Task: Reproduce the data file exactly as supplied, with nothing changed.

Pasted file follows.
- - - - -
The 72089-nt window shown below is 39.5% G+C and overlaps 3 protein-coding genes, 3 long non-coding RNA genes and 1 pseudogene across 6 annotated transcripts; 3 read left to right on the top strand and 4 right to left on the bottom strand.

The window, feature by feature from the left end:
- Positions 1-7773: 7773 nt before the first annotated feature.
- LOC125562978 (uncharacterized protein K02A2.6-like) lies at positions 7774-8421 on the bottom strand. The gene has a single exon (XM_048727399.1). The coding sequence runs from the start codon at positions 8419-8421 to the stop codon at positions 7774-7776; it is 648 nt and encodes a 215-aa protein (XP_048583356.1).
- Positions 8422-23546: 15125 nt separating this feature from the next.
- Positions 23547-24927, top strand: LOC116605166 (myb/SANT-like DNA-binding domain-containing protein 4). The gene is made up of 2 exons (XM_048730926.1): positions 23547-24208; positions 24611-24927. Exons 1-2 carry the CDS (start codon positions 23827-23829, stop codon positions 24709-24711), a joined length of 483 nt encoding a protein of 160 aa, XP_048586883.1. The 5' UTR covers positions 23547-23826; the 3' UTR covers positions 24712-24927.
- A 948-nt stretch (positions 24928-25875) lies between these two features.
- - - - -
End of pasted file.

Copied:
The 72089-nt window shown below is 39.5% G+C and overlaps 3 protein-coding genes, 3 long non-coding RNA genes and 1 pseudogene across 6 annotated transcripts; 3 read left to right on the top strand and 4 right to left on the bottom strand.

The window, feature by feature from the left end:
- Positions 1-7773: 7773 nt before the first annotated feature.
- LOC125562978 (uncharacterized protein K02A2.6-like) lies at positions 7774-8421 on the bottom strand. The gene has a single exon (XM_048727399.1). The coding sequence runs from the start codon at positions 8419-8421 to the stop codon at positions 7774-7776; it is 648 nt and encodes a 215-aa protein (XP_048583356.1).
- Positions 8422-23546: 15125 nt separating this feature from the next.
- Positions 23547-24927, top strand: LOC116605166 (myb/SANT-like DNA-binding domain-containing protein 4). The gene is made up of 2 exons (XM_048730926.1): positions 23547-24208; positions 24611-24927. Exons 1-2 carry the CDS (start codon positions 23827-23829, stop codon positions 24709-24711), a joined length of 483 nt encoding a protein of 160 aa, XP_048586883.1. The 5' UTR covers positions 23547-23826; the 3' UTR covers positions 24712-24927.
- A 948-nt stretch (positions 24928-25875) lies between these two features.